Heatwave causes 100,000 dead bats to fall from the sky in Australia

January 9, 2014 AUSTRALIASouthern Queensland is being gripped by furnace-like temperatures, said the local RSPCA. The has in turn caused mass deaths at least 25 separate colonies have been reported since the weekend, including at Mt Ommaney, Redbank, Boonah, Palmwoods, Laidley and Gatton. RSPCA spokesman Michael Beatty says the heatwave was a significant hit to the population of bats across the state, reports the ABC news station. “The heatwave was basically a catastrophe for all the bat colonies in south-east Queensland,” he said. “That’s obviously going to have a pretty disturbing impact on those colonies and those colonies are vital to our ecosystem.” The smell of bat carcasses has caused problems for locals. The Scenic Rim Regional Council, west of Brisbane, has organized rubbish collectors to clear up the carcasses of about 2,000 bats. Residents near Boonah’s Athol Terrace lookout say they have been putting up with the stench of the dead animals for four days. Hundreds of bats also lie dead in trees and nearby bushes, and are being eaten by maggots.
The council today advised local residents it will not send workers into nearby bushland to collect the remaining bat carcasses, as it could cause further disruption to the nearby colony. One resident has told the ABC she is receiving anti-viral treatment after being scratched by a baby bat while clearing the dead animals out of her tree with a rake. Further north, Lockyer Valley Regional Council says it also faces a massive task of cleaning up thousands of dead bats from around Laidley and Gatton. Sunshine Coast Regional Council has sent workers out to collect thousands more dead bats near Palmwoods. At least 16 people across south-east Queensland are receiving anti-viral treatment after coming into close contact with a bat. Queensland Health is advising people not to touch the animals and to call authorities for help in clearing them away. Sammy Ringer from Bat Rescue echoed those concerns, saying it was best to call a wildlife volunteer or a vet. “Don’t touch them, they’re stressed,” she said. “If they do bite or scratch you and break the skin you can get a vaccination, you can get a shot for the lyssavirus.” –Express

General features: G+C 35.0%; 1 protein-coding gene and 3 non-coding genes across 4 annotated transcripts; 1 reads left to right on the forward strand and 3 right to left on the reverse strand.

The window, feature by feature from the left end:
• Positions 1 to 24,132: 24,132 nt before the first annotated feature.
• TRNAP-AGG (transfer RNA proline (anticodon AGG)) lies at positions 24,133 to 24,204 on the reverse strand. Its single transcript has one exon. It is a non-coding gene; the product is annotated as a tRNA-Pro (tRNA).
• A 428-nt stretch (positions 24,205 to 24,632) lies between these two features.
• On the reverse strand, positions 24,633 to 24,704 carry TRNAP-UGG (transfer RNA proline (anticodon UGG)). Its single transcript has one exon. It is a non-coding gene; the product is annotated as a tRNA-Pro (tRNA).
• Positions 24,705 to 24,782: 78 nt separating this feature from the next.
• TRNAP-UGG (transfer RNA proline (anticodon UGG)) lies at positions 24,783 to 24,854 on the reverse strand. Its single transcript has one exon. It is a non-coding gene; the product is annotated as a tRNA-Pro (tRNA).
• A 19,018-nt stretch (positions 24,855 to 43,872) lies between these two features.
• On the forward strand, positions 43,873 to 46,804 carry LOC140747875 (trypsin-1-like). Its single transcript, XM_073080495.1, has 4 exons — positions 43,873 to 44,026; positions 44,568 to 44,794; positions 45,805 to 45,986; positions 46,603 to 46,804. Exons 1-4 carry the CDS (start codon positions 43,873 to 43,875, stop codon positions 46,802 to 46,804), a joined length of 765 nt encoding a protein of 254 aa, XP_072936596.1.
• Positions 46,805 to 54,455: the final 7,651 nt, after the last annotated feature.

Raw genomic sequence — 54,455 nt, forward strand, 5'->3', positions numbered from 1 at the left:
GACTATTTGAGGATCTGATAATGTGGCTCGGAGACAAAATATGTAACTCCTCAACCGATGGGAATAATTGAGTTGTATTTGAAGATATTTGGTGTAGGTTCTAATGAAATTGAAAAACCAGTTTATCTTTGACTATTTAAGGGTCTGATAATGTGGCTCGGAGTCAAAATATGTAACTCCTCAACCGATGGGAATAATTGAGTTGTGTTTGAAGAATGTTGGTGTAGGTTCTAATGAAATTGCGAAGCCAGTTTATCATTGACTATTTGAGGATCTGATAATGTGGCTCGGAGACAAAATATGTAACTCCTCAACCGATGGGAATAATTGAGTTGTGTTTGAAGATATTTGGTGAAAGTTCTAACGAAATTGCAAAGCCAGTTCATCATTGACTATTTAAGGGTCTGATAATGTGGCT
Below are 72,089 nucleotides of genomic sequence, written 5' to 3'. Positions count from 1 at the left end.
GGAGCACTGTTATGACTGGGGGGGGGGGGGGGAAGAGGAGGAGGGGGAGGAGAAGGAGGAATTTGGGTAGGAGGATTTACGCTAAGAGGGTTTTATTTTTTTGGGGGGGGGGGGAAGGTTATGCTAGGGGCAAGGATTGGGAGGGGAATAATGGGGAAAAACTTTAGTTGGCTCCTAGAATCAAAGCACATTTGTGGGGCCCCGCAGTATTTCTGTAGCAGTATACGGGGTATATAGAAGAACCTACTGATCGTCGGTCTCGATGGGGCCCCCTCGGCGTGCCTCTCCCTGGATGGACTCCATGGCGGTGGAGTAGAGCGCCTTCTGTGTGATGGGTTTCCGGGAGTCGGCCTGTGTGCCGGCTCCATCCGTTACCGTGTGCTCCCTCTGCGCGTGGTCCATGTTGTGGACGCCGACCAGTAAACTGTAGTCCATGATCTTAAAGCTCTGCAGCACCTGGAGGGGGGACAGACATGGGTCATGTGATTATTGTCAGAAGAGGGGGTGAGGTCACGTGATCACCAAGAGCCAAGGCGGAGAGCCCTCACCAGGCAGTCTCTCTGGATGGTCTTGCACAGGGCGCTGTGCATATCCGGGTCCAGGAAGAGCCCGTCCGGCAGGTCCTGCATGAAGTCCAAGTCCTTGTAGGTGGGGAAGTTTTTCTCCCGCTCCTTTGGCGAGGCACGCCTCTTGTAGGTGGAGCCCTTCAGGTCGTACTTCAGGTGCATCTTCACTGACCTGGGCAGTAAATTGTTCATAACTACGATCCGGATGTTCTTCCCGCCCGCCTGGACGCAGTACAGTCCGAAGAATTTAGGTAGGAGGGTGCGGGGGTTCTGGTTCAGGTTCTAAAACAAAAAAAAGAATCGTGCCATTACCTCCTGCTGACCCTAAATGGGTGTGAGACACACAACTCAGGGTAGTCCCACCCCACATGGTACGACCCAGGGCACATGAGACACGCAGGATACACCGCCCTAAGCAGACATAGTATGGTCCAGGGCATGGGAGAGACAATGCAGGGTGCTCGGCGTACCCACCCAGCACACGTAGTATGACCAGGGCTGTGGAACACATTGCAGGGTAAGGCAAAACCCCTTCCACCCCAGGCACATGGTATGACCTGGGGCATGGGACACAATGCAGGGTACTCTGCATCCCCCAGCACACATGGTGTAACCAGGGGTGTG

This entry was posted in Animal Extinction, Climate unraveling, Earth Changes, Earth Watch, Ecology overturn, Environmental Threat, Extreme Weather Event, Food chain unraveling, Heatwave, High-risk potential hazard zone, Mass animal deaths, Pestilence Watch, Prophecies referenced, Record high temperatures. Bookmark the permalink.

5 Responses to Heatwave causes 100,000 dead bats to fall from the sky in Australia

  1. Louise Page says:

    We have bat colonies gravitating to our region here near the Dandenong Ranges in outer east Melbourne, Australia.
    At night, we can stand out in our street and see these colonies hanging from the gum trees that surround us here. Though bats are not uncommon here, we have noticed an influx of colonies arriving here in the evenings. I don’t know if this is a ‘cooler climate’ (though we do get very hot weather here) thing, but we have noticed an increase in the number of wildlife (tree orientated) in recent times.
    The only thing that we are more conscious of doing now, because of the bats, is we wear shoes or thongs more often so that we don’t stand on the bat droppings on our paths and grass areas.
    Another occurrence here is the odd kangaroo venturing closer to and rarely into our communities here. But we do have some vast farmlands still in this region which may afford them a corridor of travel from the mountains.


  2. Those colonies were getting much to big anyway (I live in Woodend where we have one) and it’s a relief that nature itself does some culling.


    • Someone Concerned says:

      Who is to say what species is getting too big? It’s perfectly fine for ‘lesser’ species to die because their population is ‘getting out of control’, when humans are causing the most damage with OUR overpopulation.

      Nature can sure well do some culling.


  3. glcves says:

    Bats have radars and guide with reflections of sound waves that emit and capture. The Sun recently changed its magnetic polarity, will not have been too because of this change in magnetic fields the cause of these deaths?


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